U.S. Supreme Court nominee Brett Kavanaugh on Capitol Hill, Sept. 4. PHOTO: CHRIS WATTIE/REUTERS

     

    As the battle over Brett Kavanaugh rages on, pundits continue to speculate about what an unproven sexual-misconduct claim might mean for the future makeup of the Supreme Court, for subsequent nominations and for the credibility of the #MeToo movement.

    In the halls of Capitol Hill, the question centers on a much more immediate and political question: the fate of the Republican Party. The overwhelming verdict—on right and left—is that if Judge Kavanaugh goes down, so too does the GOP in the upcoming midterms.

    For now, the distinguished circuit-court judge is on track for confirmation. Senate Judiciary Chairman Chuck Grassley has handled Christine Blasey Ford’s 36-year-old accusation with enormous accommodation, inviting her to give evidence in any manner of her choosing—a public or private hearing, in Washington or California, in person or over the phone. Her decision to join with partisan Democratic calls for an FBI investigation, and her refusal to provide testimony in any form for a Monday hearing, has troubled Republican senators who insisted she be heard.

    Tennessee’s Bob Corker put the point clearly in a tweet on Monday: “Republicans extended a hand in good faith. If we don’t hear from both sides on Monday, let’s vote.” Even undecided Republican senators understand the Democratic playbook and appreciate how unjust it would be to allow a vague, uncorroborated claim to derail Judge Kavanaugh’s career and reputation—especially if his accuser won’t even put her claims in the Senate record. Read more …

  • What Democrats Have Become

    Brett Kavanaugh is a casualty of an anything-goes political resistance.

    U.S. Supreme Court nominee Brett Kavanaugh on Capitol Hill, Sept. 4.
    U.S. Supreme Court nominee Brett Kavanaugh on Capitol Hill, Sept. 4. PHOTO: CHRIS WATTIE/REUTERS

    It is still true: What begins as tragedy can end as farce. So it is with the case of Christine Blasey Ford, who has accused Supreme Court nominee Brett Kavanaugh of assaulting her when she was 15 and he was 17.

    As of the most recent available moment in this episode, Ms. Ford’s lawyer said her client would not appear before the Senate Judiciary Committee until there is a “full investigation by law-enforcement officials.” Like the Mueller excavations, that could run to the horizon, unable to find anything but unwilling to stop until it finds something.

    Let us posit that the one thing not at issue here is the truth. As a matter of law and fact, Ms. Ford’s accusation can be neither proved nor disproved. This is as obvious now as it must have been when Dianne Feinstein and the other Democrats came into possession of this incident.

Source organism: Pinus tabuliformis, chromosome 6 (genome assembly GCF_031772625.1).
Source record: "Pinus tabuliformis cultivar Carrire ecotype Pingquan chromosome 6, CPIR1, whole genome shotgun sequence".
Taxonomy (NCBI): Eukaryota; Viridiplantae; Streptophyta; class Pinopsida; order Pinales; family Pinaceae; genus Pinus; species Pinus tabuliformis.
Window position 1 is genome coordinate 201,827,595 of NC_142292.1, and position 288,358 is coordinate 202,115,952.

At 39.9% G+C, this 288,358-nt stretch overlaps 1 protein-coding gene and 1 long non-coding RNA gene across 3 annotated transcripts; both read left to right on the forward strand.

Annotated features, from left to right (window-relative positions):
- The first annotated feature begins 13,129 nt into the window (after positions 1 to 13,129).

Read more …

  • Politicizing the FBI

    Democrats want to turn agents into judges of nominee character.

    Senate Judiciary Committee Chairman Chuck Grassley on Capitol Hill, Washington, D.C., Sept. 19.
    Senate Judiciary Committee Chairman Chuck Grassley on Capitol Hill, Washington, D.C., Sept. 19. PHOTO: ANDREW HARNIK/ASSOCIATED PRESS
    Democrats continue to demand an FBI investigation into Christine Blasey Ford’s allegations against Brett Kavanaugh, and on Wednesday we explained their political goal to delay a confirmation vote past Election Day. But it’s worth a moment to point out why this is also an inappropriate, even dangerous, attempt to politicize the bureau.
     
    Democrats want the FBI to “investigate” an alleged assault from 35 or 36 years ago as if it were a federal crime. But the confirmation of a judicial nominee is not a criminal event. It is a political process under which the Senate has the responsibility to exercise its advice and consent power.
     
    The FBI’s role is to perform a background check that provides confidential information to the White House about the character and integrity of the nominee. In a criminal probe, FBI agents offer judgments in their reports about the credibility of the people they interview. But in background investigations, or BIs as they’re called, the FBI does not provide commentary or issue judgments.

    Read more …

  • Health Care Is the Sleeper Issue of 2018

    Republicans must counter Democratic attacks on pre-existing conditions.

    Sen. Claire McCaskill speaks on health care policy on Capitol Hill, July 19.
    Sen. Claire McCaskill speaks on health care policy on Capitol Hill, July 19. PHOTO: MARK WILSON/GETTY IMAGES
    The Democrats’ most potent national policy issue in the 2018 midterms is health care, and it’s showing up on TV. One Arizona ad says Martha McSally, the Republican congresswoman running for Senate, “voted to gut protections for people with pre-existing conditions.” Another, in North Dakota, accuses GOP Senate nominee Kevin Kramer of “voting five times to let insurance companies deny coverage to people with conditions like cancer.”
     
    Ads like this are filling the airwaves in races for Congress and governorships. GOP candidates ignore them at their peril. There are powerful responses, but Republicans must deploy significant resources and energy for them to prevail.
     
    The pre-existing-conditions offensive against the GOP is based on its votes to repeal ObamaCare. But the truth is that Ms. McSally, Mr. Cramer and every Republican in Congress who voted for repeal also voted to require states to provide protections for people with pre-existing conditions. The GOP approach was to let each state figure out how best to accomplish this under a federal system that worked better than the Affordable Care Act. Republicans trusted leaders in state capitals to do better than Washington for the people of their states.

    Read more …

US National Debt Clock

By Eric

Come join us

Please join us to discuss current Colorado political issues from The Right Side.

The NSRF meets on the second Saturday of every month from 9:00 am-11:00 am at Amazing Grace Church, 541 E. 99th Place in Thornton . Use the north door to enter. Admission is $5 per person. Coffee, orange juice, bottled water, fruit, & pastries are included with your admission.